How to Make Vanilla Extract

Last updated 05/8/2020 | |

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Here’s how to make the best homemade vanilla extract to flavor your cookies, cakes, frosting, and more. Cheaper and better-tasting vanilla extract takes only 2 ingredients!

vanilla extract bottles on burlap

If your kids are anything like mine, they love to bake and eat cookies. This is a fairly inexpensive hobby, since I buy most of my baking ingredients in bulk.

I quickly learned that quality vanilla extract is one of the most expensive parts of cookie baking, though! For the sake of my wallet, I decided to see if I could make my own.

young girl holding tray of baked sugar cookies

Why is vanilla extract so expensive?

Vanilla beans are seed pods of orchids that only grow in tropical areas. Because they are an agricultural crop, the price can vary a lot from year to year based on weather, harvests, etc.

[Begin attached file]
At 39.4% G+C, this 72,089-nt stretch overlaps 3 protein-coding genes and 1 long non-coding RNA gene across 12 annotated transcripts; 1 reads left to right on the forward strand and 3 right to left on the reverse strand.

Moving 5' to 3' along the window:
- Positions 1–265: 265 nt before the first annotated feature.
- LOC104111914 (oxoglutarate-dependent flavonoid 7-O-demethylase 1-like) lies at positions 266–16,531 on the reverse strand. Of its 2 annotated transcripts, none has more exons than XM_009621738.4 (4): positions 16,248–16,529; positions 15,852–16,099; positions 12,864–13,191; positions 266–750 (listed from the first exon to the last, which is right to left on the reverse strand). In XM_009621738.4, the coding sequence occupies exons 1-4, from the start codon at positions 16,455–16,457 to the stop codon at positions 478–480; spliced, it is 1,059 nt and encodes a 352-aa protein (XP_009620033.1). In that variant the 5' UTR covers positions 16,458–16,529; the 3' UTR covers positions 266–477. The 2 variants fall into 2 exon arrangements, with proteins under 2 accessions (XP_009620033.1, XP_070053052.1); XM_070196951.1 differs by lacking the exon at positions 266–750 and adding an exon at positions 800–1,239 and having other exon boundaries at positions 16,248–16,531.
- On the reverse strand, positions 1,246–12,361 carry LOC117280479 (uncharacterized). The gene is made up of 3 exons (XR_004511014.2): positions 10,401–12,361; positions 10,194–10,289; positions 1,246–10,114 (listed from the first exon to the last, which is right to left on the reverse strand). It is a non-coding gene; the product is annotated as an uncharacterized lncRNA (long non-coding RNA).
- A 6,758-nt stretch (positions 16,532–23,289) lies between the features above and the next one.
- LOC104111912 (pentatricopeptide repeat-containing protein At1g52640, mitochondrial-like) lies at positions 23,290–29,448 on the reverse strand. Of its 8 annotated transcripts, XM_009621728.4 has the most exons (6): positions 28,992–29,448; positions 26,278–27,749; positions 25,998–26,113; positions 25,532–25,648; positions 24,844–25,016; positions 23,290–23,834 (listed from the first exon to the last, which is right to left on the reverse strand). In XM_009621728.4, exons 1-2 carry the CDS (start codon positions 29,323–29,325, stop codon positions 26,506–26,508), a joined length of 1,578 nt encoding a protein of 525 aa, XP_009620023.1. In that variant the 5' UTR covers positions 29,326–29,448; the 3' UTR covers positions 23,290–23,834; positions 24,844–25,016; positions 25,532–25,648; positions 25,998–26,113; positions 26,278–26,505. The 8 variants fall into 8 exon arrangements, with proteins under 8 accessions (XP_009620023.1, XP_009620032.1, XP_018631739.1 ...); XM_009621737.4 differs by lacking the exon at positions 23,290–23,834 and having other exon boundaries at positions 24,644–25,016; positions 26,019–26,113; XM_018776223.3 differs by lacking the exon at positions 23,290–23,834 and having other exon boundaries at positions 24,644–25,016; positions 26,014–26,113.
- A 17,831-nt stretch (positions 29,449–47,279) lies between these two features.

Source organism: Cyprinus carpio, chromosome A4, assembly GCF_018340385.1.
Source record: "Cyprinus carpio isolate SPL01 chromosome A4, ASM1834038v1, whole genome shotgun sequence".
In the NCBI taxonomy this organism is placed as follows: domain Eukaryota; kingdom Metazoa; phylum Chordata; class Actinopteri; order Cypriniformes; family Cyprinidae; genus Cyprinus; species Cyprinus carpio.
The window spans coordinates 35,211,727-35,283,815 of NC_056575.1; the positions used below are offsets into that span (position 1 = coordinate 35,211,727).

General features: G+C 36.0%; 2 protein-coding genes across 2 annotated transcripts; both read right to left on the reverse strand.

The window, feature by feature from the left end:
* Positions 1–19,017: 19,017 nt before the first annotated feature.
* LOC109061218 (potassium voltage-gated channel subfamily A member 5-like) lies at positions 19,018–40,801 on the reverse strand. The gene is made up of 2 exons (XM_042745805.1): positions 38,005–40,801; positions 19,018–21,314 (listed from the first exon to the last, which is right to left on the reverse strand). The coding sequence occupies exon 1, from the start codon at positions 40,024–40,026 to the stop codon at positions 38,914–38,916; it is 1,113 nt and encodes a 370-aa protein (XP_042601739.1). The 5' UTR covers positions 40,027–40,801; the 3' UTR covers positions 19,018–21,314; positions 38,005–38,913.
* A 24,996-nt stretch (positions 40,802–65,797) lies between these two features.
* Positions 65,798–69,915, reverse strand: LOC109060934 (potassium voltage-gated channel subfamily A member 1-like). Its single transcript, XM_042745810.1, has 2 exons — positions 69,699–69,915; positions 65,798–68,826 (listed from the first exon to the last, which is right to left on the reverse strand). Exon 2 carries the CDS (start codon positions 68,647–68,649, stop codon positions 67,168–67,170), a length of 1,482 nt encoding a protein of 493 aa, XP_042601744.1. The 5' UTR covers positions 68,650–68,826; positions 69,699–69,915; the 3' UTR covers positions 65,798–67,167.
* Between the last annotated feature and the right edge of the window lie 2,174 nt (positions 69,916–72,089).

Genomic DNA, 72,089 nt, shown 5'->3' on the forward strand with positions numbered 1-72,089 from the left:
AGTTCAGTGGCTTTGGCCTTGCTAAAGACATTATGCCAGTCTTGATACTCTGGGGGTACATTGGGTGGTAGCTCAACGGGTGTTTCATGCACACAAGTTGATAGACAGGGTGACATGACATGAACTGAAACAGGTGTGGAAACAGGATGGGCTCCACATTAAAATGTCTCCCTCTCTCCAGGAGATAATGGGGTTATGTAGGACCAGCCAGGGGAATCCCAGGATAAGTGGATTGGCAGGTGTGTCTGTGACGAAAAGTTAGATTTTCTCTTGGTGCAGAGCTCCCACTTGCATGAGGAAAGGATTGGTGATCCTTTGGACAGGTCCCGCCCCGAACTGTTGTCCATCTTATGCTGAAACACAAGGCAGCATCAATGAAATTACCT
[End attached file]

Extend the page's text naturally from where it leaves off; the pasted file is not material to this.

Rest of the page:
Once the vanilla beans are picked, they go through a multi-step curing process that can take several months. Then the beans are made into extract, which takes additional time.

The good news is you can make your own vanilla extract with two simple ingredients: vanilla beans and alcohol. 

knife splitting open a vanilla bean

What’s the difference between vanilla extract and imitation vanilla?

Imitation vanilla is made from artificial flavorings, which isn't surprising. What is alarming is that most of these artificial flavorings come from the wood pulp waste from paper-making. Besides being gross, these wastes could contain different types of chemicals. Yuck. 

Are there different types of vanilla beans?

Yes, and this is important information for your homemade vanilla extract. Grade A vanilla beans have a higher water content. They’re typically more expensive and are used for direct application in recipes (like vanilla bean ice cream or vanilla pudding).

Grade B vanilla beans are drier, and therefore the vanilla flavor is more concentrated. They’re also less expensive! These are the beans you want to use for extract. 

hands holding several vanilla beans

Vanilla beans grown in different parts of the world exhibit slightly different flavors. There are three different major vanilla bean growing regions: 

• Madagascar vanilla is the most common, and has a full, creamy, rich flavor. 
• Mexican vanilla has a darker, somewhat spicy flavor, similar to clove or nutmeg.
• Tahitian vanilla is also common and has a floral, fruity flavor.

What kind of alcohol is best for making vanilla extract?